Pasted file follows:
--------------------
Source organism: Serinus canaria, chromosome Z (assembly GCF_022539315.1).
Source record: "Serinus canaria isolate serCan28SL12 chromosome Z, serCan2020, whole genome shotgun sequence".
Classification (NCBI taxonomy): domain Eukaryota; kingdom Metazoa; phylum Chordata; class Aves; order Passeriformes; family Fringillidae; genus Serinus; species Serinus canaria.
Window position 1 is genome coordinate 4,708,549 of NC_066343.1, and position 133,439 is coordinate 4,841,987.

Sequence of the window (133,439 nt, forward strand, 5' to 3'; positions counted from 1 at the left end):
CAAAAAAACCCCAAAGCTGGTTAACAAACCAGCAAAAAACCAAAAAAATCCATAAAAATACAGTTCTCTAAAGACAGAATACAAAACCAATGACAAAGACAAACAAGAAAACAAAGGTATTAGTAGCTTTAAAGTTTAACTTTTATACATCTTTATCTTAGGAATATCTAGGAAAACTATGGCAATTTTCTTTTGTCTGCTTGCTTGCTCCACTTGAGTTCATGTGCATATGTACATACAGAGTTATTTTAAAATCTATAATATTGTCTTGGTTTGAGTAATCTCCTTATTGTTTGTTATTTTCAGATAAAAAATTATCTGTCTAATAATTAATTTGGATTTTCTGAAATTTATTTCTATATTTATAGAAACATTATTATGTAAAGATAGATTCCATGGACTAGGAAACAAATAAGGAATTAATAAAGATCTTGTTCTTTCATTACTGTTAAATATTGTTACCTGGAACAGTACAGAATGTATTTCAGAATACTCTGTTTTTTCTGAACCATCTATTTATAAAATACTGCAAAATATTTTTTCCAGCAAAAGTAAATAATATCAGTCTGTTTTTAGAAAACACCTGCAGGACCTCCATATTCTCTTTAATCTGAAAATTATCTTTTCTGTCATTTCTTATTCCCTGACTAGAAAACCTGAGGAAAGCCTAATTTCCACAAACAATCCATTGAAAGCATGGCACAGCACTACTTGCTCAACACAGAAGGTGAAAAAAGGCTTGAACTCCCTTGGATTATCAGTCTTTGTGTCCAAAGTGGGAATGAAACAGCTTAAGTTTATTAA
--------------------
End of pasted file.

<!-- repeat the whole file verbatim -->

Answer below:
Source organism: Serinus canaria, chromosome Z (assembly GCF_022539315.1).
Source record: "Serinus canaria isolate serCan28SL12 chromosome Z, serCan2020, whole genome shotgun sequence".
Classification (NCBI taxonomy): domain Eukaryota; kingdom Metazoa; phylum Chordata; class Aves; order Passeriformes; family Fringillidae; genus Serinus; species Serinus canaria.
Window position 1 is genome coordinate 4,708,549 of NC_066343.1, and position 133,439 is coordinate 4,841,987.

Sequence of the window (133,439 nt, forward strand, 5' to 3'; positions counted from 1 at the left end):
CAAAAAAACCCCAAAGCTGGTTAACAAACCAGCAAAAAACCAAAAAAATCCATAAAAATACAGTTCTCTAAAGACAGAATACAAAACCAATGACAAAGACAAACAAGAAAACAAAGGTATTAGTAGCTTTAAAGTTTAACTTTTATACATCTTTATCTTAGGAATATCTAGGAAAACTATGGCAATTTTCTTTTGTCTGCTTGCTTGCTCCACTTGAGTTCATGTGCATATGTACATACAGAGTTATTTTAAAATCTATAATATTGTCTTGGTTTGAGTAATCTCCTTATTGTTTGTTATTTTCAGATAAAAAATTATCTGTCTAATAATTAATTTGGATTTTCTGAAATTTATTTCTATATTTATAGAAACATTATTATGTAAAGATAGATTCCATGGACTAGGAAACAAATAAGGAATTAATAAAGATCTTGTTCTTTCATTACTGTTAAATATTGTTACCTGGAACAGTACAGAATGTATTTCAGAATACTCTGTTTTTTCTGAACCATCTATTTATAAAATACTGCAAAATATTTTTTCCAGCAAAAGTAAATAATATCAGTCTGTTTTTAGAAAACACCTGCAGGACCTCCATATTCTCTTTAATCTGAAAATTATCTTTTCTGTCATTTCTTATTCCCTGACTAGAAAACCTGAGGAAAGCCTAATTTCCACAAACAATCCATTGAAAGCATGGCACAGCACTACTTGCTCAACACAGAAGGTGAAAAAAGGCTTGAACTCCCTTGGATTATCAGTCTTTGTGTCCAAAGTGGGAATGAAACAGCTTAAGTTTATTAA